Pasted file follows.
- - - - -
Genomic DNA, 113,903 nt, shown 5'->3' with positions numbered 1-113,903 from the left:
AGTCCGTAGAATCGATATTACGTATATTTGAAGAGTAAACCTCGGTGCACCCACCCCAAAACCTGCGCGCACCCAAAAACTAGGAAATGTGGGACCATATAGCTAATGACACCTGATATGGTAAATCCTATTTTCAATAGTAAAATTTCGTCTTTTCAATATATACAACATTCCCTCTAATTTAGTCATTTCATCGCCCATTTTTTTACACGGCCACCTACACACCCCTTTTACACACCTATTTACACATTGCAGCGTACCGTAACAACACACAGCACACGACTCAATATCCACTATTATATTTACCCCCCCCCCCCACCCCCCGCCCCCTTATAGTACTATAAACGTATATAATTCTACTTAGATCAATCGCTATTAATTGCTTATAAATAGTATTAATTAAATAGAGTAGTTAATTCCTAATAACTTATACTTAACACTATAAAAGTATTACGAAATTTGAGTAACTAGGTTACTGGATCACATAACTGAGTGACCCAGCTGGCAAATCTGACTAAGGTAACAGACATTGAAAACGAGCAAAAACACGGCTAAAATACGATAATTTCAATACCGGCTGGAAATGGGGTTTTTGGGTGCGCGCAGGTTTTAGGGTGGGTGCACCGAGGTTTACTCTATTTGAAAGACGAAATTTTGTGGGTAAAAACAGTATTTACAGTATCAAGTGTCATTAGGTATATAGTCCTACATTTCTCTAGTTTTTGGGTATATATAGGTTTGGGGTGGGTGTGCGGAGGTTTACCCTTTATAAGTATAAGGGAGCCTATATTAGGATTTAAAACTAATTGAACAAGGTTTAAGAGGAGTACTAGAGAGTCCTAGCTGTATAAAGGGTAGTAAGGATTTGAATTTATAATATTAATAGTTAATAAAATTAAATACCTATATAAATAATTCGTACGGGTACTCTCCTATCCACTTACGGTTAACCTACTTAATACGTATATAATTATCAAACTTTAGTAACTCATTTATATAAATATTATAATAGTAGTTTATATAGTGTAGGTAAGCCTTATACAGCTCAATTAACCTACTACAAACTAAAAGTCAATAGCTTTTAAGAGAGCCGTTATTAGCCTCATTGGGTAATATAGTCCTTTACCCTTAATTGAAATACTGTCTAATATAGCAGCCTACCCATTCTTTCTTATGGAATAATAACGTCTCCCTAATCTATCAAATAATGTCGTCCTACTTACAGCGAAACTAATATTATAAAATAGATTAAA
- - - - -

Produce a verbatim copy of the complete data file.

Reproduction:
Genomic DNA, 113,903 nt, shown 5'->3' with positions numbered 1-113,903 from the left:
AGTCCGTAGAATCGATATTACGTATATTTGAAGAGTAAACCTCGGTGCACCCACCCCAAAACCTGCGCGCACCCAAAAACTAGGAAATGTGGGACCATATAGCTAATGACACCTGATATGGTAAATCCTATTTTCAATAGTAAAATTTCGTCTTTTCAATATATACAACATTCCCTCTAATTTAGTCATTTCATCGCCCATTTTTTTACACGGCCACCTACACACCCCTTTTACACACCTATTTACACATTGCAGCGTACCGTAACAACACACAGCACACGACTCAATATCCACTATTATATTTACCCCCCCCCCCCACCCCCCGCCCCCTTATAGTACTATAAACGTATATAATTCTACTTAGATCAATCGCTATTAATTGCTTATAAATAGTATTAATTAAATAGAGTAGTTAATTCCTAATAACTTATACTTAACACTATAAAAGTATTACGAAATTTGAGTAACTAGGTTACTGGATCACATAACTGAGTGACCCAGCTGGCAAATCTGACTAAGGTAACAGACATTGAAAACGAGCAAAAACACGGCTAAAATACGATAATTTCAATACCGGCTGGAAATGGGGTTTTTGGGTGCGCGCAGGTTTTAGGGTGGGTGCACCGAGGTTTACTCTATTTGAAAGACGAAATTTTGTGGGTAAAAACAGTATTTACAGTATCAAGTGTCATTAGGTATATAGTCCTACATTTCTCTAGTTTTTGGGTATATATAGGTTTGGGGTGGGTGTGCGGAGGTTTACCCTTTATAAGTATAAGGGAGCCTATATTAGGATTTAAAACTAATTGAACAAGGTTTAAGAGGAGTACTAGAGAGTCCTAGCTGTATAAAGGGTAGTAAGGATTTGAATTTATAATATTAATAGTTAATAAAATTAAATACCTATATAAATAATTCGTACGGGTACTCTCCTATCCACTTACGGTTAACCTACTTAATACGTATATAATTATCAAACTTTAGTAACTCATTTATATAAATATTATAATAGTAGTTTATATAGTGTAGGTAAGCCTTATACAGCTCAATTAACCTACTACAAACTAAAAGTCAATAGCTTTTAAGAGAGCCGTTATTAGCCTCATTGGGTAATATAGTCCTTTACCCTTAATTGAAATACTGTCTAATATAGCAGCCTACCCATTCTTTCTTATGGAATAATAACGTCTCCCTAATCTATCAAATAATGTCGTCCTACTTACAGCGAAACTAATATTATAAAATAGATTAAA